- Missouri Man Sentenced to 15 Years for Selling THC Analogues
- Canadian Authorities Seize Bitcoin from Alleged Silk Road Vendor
- Welfare Office Allegedly Ignored All Warning Signs in Freiburg Abuse Case
- Austrian Dealers Admit Ordering Amphetamine on the Darknet
- Swedish Drug Dealer Loses Appeal for a Lighter Sentence
Alabama Veterinarian Accused of Ordering 18 Grams of Fentanyl on the Darknet
Alabama’s Shelby County Drug Enforcement Task Force arrested 46 year old David Wallace for ordering 18 grams of fentanyl from the darknet. Along with Wallace, Alabama authorities arrested his accomplice, 33-year-old Dana Marie Leslie. Officials said the amount of fentanyl seized could have wiped out an entire (small) city.
Customs officers at New York’s John F. Kennedy International Airport intercepted a package that led to the arrest of Wallace and Leslie. The package contained a teddy bear with 18 grams of fentanyl stuffed inside. Homeland Security Investigations officers alerted Alabama authorities and the Postal Inspectors who performed a controlled delivery and made the arrest.
Former Silk Road Vendor Sentenced to Six Years in Berlin
Alongside two accomplices, a former darknet vendor stood at the Berlin district court to face drug trafficking charges. Ryo., the prosecution said, created the vendor identities “moramaru,” “3M,” and “MMM.” Ryo sold, at first, on Silk Road by himself. While selling without accomplices, Ryo sold a total of 1.6 kilograms of MDMA, 32 kilograms of marijuana, and 385 grams of cocaine.
He later enlisted a shipper and money laundering consultant. He needed the extra hands one he started selling on Dream, Alphabay, and Hansa. Berlin officials sentenced Ryo to six years in prison. They sentenced his shipper to three years and three months in prison. And the money launderer received a 19 month suspended sentence.
AlphaBay Fentanyl Analog Vendor EtiKing Found Guilty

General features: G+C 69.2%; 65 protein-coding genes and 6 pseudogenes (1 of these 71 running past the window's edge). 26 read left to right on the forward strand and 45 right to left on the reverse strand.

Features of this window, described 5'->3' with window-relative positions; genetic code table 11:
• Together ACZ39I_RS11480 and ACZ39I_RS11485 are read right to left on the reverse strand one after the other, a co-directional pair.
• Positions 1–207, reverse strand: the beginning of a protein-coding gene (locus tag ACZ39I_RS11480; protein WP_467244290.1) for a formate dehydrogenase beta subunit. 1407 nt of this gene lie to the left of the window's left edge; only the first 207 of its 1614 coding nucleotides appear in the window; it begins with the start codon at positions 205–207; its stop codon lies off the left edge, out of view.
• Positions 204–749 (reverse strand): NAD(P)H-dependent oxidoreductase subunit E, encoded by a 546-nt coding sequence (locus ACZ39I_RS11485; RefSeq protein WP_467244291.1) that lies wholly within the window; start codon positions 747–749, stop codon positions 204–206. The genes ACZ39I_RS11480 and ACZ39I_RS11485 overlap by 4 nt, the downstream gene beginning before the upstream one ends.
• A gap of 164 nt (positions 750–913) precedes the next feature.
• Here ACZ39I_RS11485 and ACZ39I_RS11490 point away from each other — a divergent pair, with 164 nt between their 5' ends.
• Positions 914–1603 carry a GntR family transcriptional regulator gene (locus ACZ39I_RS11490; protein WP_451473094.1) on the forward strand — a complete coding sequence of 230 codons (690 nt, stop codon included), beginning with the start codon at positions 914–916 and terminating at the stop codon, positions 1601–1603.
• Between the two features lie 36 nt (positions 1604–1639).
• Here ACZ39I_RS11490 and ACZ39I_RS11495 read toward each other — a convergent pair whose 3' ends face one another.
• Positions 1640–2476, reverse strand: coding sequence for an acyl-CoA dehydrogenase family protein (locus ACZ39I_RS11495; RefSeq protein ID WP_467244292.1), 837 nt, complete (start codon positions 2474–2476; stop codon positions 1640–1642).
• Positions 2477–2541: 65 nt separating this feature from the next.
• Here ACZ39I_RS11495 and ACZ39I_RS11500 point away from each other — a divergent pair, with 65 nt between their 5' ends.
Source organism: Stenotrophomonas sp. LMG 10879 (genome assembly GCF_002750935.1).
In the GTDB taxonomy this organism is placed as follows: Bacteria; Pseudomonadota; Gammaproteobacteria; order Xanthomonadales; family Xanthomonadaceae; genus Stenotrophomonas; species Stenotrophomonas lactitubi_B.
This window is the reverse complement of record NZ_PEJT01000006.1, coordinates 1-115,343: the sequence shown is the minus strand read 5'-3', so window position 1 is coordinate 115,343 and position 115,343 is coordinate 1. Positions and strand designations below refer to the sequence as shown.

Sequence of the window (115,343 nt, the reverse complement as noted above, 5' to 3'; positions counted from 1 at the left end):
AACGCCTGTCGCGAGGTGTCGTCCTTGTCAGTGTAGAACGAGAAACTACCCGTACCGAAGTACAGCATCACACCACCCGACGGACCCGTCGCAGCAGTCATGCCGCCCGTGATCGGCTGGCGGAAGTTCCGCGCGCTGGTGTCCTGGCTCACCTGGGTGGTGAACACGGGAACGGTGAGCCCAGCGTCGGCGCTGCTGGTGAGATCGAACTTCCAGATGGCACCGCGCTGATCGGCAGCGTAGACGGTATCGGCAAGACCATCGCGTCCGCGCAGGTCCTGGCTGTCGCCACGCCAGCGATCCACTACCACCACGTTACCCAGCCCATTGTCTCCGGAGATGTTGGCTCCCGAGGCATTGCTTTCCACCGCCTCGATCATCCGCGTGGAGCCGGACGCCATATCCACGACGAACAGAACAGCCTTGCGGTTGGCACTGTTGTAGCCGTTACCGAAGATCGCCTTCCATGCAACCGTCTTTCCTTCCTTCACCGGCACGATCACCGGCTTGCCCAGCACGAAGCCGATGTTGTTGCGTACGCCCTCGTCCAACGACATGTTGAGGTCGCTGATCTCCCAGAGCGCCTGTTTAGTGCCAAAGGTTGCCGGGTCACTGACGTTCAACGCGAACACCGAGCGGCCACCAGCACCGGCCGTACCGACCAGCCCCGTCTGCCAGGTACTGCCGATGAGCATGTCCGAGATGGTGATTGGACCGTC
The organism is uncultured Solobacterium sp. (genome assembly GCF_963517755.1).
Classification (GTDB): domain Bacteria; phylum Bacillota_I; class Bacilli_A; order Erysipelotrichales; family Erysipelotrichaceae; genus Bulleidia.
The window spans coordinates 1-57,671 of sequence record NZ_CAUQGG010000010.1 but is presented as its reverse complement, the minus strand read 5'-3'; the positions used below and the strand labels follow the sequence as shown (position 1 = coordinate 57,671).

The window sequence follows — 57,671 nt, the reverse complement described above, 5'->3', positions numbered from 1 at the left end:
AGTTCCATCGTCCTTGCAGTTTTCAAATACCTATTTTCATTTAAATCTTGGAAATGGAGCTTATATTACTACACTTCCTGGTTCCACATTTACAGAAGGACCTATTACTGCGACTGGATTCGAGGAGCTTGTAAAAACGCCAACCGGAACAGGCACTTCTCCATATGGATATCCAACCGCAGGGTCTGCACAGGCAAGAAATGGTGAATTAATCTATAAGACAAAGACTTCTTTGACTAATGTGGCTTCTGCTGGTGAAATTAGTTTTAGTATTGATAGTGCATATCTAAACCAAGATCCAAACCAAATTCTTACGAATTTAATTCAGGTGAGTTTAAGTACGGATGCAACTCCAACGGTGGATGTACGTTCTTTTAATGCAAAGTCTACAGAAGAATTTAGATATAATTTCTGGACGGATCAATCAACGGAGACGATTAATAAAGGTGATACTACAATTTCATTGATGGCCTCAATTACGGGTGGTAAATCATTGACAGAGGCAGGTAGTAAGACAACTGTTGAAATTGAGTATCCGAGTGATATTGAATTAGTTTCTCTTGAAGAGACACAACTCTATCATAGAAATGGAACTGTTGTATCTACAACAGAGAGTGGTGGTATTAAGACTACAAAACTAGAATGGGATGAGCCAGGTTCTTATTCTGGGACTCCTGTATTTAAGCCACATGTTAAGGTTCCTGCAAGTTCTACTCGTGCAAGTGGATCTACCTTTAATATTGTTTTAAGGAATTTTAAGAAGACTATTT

The pseudonym “EtiKing” may ring some bells, but 43-year-old Jeremy P. Achey made more of an impact on the research chemical communities as “jeremysdemo,” or “USDTO.” Achey sold research chemicals on the clearnet, often running scams and manipulating reviews in his favor. He ran US Drug Testing Organization (USDTO) where he claimed he provided drug testing services. But he also sold fentanyl analogues on the darknet.
Officers investigated EtiKing after one of his customers overdosed on furanyl fentanyl. Although Achey’s fentanyl analogues caused 20 or more overdoses, a federal grand jury only indicted Achey on drug distribution. He was found guilty of conspiracy to distribute (fentanyl) and distribution of controlled substance analogues in the Middle District of Florida.
UK Fentanyl Vendor Sentenced to Eight Years in Prison
Another fentanyl vendor made the news when Cardiff Crown Court Judge Eleri Rees sentenced him to eight years in prison for fentanyl distribution and similar charges. The vendor, 25-year-old Kyle Enos, used the name “Soviet Bear” to sell thousands of doses of fentanyl on the darknet, Colin Williams of the UK’s National Crime Agency (NCA) explained.
When UK authorities raided Enos’ home, they found more than 20,000 doses of fentanyl. Videos from the raid show authorities entering the home wearing biohazard suits. The court believes that Enos’ fentanyl caused dozens of deaths in the UK, but pressed no related charges due to the inability to confirm the drug users overdosed on Enos’ fentanyl. Williams said that Enos played a game of “Russian roulette with the lives of drug users.”
Litecoin, Not Monero, Is the Second Most Dominant Dark Web Currency
According to research from Recorded Future, users of illicit darknet sites prefer Litecoin as a Bitcoin alternative. The researchers examined data from 150 darknet markets, forums, and other websites, according to BleepingComputer. This information is noteworthy for several reasons. For instance, the Litecoin preference means that users are not using the anonymous cryptocurrency Monero. Also, the MSM sites that only recently discovered Monero may have to backpedal on the stories that claim “cybercriminals have abandoned Bitcoin for Monero.”